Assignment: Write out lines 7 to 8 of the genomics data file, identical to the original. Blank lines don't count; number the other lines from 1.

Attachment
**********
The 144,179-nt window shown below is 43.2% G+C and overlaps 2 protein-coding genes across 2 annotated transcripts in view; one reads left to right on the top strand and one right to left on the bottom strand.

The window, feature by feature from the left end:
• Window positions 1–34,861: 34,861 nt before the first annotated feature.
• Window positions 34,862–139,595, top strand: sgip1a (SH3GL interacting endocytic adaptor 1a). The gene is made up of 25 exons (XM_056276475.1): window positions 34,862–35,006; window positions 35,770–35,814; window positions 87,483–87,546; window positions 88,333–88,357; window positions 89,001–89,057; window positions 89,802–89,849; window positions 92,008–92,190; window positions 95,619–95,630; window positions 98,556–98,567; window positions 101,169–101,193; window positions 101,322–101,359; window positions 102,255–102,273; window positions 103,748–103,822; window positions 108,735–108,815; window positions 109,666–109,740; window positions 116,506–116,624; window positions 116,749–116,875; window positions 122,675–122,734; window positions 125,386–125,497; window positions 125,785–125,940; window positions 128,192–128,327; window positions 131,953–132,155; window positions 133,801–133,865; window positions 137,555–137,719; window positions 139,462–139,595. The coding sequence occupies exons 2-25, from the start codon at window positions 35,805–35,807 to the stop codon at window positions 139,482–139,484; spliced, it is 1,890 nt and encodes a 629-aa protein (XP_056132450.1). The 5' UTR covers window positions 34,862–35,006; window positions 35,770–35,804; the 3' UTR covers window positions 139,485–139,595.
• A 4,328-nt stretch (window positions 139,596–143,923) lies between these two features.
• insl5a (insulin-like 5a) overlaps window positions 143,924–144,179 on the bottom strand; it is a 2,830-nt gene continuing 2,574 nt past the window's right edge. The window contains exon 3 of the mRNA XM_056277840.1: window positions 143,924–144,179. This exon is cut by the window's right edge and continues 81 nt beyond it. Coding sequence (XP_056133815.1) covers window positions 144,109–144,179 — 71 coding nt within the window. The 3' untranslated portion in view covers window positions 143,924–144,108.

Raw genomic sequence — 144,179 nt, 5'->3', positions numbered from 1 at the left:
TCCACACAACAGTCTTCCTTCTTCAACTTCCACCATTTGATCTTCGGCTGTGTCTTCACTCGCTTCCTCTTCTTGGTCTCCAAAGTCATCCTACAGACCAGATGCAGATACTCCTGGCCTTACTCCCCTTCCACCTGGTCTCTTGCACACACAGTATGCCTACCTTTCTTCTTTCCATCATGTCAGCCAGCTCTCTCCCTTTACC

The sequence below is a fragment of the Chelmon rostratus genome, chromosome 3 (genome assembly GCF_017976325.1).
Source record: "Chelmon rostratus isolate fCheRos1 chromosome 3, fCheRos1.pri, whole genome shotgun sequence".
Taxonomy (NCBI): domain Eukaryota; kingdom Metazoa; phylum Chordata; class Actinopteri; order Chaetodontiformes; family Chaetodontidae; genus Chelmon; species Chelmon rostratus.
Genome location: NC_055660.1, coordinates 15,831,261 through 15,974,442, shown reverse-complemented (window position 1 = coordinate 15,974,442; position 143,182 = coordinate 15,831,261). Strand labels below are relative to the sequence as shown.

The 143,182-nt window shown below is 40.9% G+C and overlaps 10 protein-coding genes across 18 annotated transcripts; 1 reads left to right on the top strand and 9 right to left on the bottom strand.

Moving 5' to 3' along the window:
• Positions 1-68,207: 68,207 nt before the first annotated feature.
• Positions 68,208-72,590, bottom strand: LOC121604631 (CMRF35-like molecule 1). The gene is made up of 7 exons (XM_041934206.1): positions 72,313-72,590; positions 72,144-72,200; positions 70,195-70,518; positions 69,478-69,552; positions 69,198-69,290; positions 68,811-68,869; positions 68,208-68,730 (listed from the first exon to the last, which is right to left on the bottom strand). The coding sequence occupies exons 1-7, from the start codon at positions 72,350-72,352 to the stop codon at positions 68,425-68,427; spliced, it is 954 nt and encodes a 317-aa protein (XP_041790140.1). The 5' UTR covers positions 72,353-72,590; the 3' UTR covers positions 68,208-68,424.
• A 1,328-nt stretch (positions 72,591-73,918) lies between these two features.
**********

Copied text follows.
Raw genomic sequence — 144,179 nt, 5'->3', positions numbered from 1 at the left:
TCCACACAACAGTCTTCCTTCTTCAACTTCCACCATTTGATCTTCGGCTGTGTCTTCACTCGCTTCCTCTTCTTGGTCTCCAAAGTCATCCTACAGACCAGATGCAGATACTCCTGGCCTTACTCCCCTTCCACCTGGTCTCTTGCACACACAGTATGCCTACCTTTCTTCTTTCCATCATGTCAGCCAGCTCTCTCCCTTTACC